Egypt’s annual urban consumer price inflation rose to 16 percent in September from 14.24 percent in August, the official statistics agency CAPMAS said on Wednesday in a report that surprised some economists and analysts.
The rate increased by 2.5 percent month-on-month, largely driven by a 4.8 percent jump in the price of food and non-alcoholic beverages from August to September.
“This increase (in inflation) is a little concerning because the rate is at the upper end of the Central bank’s targeted inflation,” said Allen Sandeep, head of research at Naeem Brokerage.
Radwa El-Swaify, head of research at Pharos, said: “(The rise) reflects the continuation of massive increases in the prices of fruits and vegetables on a monthly basis, and, to a lesser extent, the (effects) of back to school season.”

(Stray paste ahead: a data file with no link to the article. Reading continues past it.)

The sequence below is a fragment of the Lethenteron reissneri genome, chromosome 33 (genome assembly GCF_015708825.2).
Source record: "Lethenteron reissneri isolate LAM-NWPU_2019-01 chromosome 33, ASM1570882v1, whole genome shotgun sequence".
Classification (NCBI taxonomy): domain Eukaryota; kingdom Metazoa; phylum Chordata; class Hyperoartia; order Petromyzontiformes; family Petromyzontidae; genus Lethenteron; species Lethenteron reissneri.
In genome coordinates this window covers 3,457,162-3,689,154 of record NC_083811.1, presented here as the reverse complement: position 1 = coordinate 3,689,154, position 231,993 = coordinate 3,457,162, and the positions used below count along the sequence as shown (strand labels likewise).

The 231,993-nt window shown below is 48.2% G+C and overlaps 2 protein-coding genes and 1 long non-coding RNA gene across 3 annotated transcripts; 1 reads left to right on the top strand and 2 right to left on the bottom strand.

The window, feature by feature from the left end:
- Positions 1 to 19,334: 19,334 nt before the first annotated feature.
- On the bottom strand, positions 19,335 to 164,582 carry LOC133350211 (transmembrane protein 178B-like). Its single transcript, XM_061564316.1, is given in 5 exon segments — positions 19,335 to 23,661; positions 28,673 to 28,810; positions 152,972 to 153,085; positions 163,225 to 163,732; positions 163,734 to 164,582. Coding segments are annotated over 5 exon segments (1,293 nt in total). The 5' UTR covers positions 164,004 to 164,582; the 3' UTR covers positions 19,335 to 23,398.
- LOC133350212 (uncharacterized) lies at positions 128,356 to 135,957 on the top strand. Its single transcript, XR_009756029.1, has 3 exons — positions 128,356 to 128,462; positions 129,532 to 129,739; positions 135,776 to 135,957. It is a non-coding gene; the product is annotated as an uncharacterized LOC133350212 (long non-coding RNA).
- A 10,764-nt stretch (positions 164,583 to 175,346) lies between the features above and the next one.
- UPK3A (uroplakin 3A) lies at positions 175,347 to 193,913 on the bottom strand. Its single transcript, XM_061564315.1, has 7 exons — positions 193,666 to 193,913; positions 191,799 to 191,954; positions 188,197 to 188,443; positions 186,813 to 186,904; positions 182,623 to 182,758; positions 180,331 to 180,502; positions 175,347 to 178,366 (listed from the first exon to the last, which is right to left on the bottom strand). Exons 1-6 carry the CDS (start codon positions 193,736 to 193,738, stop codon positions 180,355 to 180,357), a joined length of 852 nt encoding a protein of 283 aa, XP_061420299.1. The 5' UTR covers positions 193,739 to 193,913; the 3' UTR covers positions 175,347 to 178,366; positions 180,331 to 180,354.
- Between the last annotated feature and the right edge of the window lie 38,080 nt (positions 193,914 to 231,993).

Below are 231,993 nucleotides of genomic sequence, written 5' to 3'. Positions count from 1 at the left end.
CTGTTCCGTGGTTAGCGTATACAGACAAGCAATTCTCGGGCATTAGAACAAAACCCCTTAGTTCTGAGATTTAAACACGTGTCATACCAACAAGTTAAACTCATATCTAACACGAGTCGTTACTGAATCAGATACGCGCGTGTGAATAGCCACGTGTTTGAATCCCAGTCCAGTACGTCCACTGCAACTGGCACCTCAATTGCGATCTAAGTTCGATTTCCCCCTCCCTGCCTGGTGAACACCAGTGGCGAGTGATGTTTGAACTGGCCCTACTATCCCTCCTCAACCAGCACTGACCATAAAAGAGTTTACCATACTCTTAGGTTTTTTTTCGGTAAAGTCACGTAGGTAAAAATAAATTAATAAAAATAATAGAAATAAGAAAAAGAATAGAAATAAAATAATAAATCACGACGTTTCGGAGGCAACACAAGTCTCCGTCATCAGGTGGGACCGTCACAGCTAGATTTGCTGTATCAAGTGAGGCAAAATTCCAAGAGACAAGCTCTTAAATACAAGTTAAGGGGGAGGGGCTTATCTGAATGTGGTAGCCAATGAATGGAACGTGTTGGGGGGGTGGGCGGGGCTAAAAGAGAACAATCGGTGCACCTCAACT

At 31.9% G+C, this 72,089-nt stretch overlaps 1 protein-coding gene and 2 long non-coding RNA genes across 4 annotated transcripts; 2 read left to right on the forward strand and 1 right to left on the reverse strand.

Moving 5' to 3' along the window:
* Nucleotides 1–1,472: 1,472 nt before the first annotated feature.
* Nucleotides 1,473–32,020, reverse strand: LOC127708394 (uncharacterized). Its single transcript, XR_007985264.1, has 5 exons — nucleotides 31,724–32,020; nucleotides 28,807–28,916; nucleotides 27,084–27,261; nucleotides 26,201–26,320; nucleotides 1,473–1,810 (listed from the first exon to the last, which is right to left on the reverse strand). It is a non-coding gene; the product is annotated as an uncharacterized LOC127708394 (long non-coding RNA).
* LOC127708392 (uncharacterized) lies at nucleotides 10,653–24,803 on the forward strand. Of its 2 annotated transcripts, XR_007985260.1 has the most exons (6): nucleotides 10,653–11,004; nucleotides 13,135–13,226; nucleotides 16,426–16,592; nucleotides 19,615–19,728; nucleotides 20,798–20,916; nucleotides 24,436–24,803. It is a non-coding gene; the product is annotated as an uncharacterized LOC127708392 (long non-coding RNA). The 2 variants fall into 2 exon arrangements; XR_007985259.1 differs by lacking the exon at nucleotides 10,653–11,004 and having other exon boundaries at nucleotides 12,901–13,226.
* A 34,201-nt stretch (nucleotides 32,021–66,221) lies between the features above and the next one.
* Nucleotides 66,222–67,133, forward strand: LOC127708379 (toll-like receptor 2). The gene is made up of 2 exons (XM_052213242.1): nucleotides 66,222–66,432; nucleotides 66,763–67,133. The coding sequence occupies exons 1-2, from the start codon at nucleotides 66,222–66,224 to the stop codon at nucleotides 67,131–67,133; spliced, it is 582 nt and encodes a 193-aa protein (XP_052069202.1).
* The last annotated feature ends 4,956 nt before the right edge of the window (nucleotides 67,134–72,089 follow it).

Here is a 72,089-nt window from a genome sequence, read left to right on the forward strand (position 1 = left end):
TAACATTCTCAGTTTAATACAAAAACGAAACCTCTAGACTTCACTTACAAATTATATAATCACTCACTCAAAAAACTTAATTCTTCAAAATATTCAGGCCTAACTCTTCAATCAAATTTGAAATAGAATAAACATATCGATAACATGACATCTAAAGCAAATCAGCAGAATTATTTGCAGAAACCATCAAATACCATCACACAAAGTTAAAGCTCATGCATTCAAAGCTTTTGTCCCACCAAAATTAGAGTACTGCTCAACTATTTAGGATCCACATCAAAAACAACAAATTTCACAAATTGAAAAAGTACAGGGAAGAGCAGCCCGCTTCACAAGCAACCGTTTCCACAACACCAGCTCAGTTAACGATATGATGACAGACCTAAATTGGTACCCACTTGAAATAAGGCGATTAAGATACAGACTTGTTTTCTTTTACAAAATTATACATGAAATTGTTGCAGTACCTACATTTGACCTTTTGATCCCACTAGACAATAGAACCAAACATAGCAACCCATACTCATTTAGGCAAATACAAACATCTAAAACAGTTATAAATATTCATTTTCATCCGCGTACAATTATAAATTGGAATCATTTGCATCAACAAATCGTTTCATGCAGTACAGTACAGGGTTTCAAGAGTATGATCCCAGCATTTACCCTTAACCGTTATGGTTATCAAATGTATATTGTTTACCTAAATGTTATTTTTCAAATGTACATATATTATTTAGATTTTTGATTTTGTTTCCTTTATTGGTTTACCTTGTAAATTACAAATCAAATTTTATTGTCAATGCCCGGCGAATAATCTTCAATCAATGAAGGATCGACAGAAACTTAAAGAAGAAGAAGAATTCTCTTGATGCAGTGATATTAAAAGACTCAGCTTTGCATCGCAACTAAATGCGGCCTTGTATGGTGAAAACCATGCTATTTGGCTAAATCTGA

Millions of people in Egypt, the Arab world’s most populous country, live below the poverty line and struggle to meet basic needs after successive increases in the prices of vegetables, fruit, fuel, and medicine.
Sandeep said the rise could be mainly due to a combination of seasonal demand-pull factors and some minor remnants of the energy subsidy cuts.
Egypt’s latest round of austerity measures in June included deep fuel and electricity subsidy cuts as well as increases in transportation prices, which came as part of the terms of a $12 billion IMF loan programme the country signed in late 2016.
The headline inflation rate had eased slightly in July to 13.5 percent after it increased for the first time in 10 months this June.
“Depending on the data for October, if inflation continues to go up, we could start to wonder if we’re looking at a potential (interest) rate hike in November,” Sandeep said.